Rails Content Security
Policy Guide: What It Is
and How to Enable It

stackhawk

StackHawk|September 18, 2021

This article aims to make content security more accessible by defining what CSP is, and how to enable Rails content security policy.

The process of developing web applications demands a thorough understanding of the fundamentals of web security. Every year, security threats get more complex, and so to mitigate this, software companies are consolidating advanced and robust security solutions. Content Security Policy, or CSP, is one such measure.

This article aims to make the concept of content security more accessible by briefly defining what CSP is, demonstrating how to enable CSP in Rails, examining common errors you might encounter, and helping you address them.

If you happen to have no experience developing in Ruby on Rails or you're just testing the waters, we highly recommend you take some time to explore this article and get acquainted with it. We'll address some features that might not be immediately clear unless you have some background in Rails.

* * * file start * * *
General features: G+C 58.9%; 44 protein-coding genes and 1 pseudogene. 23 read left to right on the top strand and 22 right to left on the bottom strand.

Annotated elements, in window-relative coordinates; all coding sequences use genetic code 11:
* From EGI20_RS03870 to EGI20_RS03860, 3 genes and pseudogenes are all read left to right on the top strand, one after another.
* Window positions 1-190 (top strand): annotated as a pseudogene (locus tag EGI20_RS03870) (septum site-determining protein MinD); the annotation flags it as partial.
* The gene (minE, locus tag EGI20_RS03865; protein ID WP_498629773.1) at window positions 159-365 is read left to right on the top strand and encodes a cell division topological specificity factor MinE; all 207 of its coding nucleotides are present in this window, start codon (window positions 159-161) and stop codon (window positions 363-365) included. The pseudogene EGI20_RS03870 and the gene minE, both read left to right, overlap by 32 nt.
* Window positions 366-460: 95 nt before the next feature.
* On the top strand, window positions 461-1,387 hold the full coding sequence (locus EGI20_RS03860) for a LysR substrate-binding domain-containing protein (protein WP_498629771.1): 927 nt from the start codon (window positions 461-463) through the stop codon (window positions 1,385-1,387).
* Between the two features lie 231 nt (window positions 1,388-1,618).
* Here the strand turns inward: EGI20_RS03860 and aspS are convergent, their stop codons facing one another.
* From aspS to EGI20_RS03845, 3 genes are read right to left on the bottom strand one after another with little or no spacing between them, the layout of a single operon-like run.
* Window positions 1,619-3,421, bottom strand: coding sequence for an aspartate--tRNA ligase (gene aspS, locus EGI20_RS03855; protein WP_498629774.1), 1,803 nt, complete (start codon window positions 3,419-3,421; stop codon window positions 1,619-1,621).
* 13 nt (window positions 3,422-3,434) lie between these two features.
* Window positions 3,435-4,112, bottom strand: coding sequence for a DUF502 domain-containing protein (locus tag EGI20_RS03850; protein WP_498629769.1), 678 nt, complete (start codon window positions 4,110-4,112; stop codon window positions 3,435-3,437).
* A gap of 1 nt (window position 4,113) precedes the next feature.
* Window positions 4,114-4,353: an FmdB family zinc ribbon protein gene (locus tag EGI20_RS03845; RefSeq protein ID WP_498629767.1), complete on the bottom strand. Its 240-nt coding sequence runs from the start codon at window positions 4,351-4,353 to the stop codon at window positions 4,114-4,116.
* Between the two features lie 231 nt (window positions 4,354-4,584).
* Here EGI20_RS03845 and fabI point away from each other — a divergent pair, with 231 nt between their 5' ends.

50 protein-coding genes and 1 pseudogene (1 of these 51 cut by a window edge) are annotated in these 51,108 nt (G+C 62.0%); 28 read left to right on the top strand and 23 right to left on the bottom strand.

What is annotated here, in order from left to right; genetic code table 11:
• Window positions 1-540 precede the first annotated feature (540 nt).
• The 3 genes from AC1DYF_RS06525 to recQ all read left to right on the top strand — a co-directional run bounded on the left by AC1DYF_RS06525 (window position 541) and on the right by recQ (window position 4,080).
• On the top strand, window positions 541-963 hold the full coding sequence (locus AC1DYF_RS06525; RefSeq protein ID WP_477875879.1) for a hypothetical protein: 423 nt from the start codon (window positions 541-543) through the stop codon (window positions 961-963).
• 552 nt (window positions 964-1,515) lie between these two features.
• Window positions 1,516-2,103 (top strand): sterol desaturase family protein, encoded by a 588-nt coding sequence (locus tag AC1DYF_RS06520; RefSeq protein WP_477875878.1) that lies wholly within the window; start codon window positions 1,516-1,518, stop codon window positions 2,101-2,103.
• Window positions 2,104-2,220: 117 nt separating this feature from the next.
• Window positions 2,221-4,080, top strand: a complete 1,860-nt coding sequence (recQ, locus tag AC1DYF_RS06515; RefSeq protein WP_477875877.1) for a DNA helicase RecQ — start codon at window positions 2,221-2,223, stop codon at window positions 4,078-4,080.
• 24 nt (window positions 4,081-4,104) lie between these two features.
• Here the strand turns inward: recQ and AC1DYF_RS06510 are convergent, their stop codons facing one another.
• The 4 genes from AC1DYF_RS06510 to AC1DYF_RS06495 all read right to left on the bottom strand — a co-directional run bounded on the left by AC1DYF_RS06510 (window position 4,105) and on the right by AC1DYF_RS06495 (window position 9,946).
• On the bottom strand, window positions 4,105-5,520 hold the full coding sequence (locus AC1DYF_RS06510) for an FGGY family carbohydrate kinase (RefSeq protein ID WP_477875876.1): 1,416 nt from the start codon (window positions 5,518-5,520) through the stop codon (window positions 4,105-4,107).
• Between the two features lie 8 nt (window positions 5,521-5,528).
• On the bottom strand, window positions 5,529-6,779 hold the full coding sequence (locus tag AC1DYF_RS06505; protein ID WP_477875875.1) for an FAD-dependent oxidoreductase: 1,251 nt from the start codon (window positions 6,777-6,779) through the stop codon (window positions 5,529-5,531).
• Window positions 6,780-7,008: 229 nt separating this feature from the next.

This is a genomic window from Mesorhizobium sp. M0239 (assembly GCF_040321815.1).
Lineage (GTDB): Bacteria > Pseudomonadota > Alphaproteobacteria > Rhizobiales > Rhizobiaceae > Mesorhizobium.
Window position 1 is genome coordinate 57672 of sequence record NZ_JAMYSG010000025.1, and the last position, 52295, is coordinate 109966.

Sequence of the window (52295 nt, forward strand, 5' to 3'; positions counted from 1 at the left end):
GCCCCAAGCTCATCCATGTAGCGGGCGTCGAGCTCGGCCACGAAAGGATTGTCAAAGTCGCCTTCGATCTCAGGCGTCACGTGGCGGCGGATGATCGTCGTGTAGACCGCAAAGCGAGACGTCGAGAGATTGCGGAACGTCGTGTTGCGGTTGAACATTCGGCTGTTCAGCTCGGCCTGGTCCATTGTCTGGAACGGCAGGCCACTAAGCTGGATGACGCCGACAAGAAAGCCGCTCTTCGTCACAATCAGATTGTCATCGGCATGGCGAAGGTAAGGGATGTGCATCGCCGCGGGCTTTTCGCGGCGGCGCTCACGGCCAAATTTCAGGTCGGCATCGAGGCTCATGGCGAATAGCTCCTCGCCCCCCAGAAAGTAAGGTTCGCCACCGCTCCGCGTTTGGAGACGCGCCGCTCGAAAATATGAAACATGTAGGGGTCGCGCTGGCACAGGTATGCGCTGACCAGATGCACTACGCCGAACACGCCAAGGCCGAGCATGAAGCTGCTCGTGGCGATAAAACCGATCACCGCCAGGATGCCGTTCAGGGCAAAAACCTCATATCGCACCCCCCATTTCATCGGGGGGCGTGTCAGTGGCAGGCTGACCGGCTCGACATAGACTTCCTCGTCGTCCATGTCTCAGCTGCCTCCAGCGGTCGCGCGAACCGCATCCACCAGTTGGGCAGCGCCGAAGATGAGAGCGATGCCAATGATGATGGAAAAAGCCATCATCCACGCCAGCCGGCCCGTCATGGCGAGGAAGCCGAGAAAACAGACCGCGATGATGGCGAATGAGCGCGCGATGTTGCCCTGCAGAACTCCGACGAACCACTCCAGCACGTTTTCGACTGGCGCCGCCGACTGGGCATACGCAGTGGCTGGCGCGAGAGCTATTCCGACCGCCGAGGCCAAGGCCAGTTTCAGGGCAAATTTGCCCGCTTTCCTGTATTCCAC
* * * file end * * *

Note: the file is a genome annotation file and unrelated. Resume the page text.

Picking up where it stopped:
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Content Security Policy

Content Security Policy is a collection of policies or directions that your browser enforces on webpages when requested.

While loading a page, the browser has to request and render content and code—a lot of it. This process is standard and usually harmless as pretty much all modern websites are complex in nature and comprised of lots of lines of HTML, CSS, JavaScript, and other resources like images and files that the code references. The referenced code could be from the same origin (requested domain) or another origin; browsers don't distinguish. The browsers then have to process and execute these resources without any malicious code or access data not belonging to the website in question.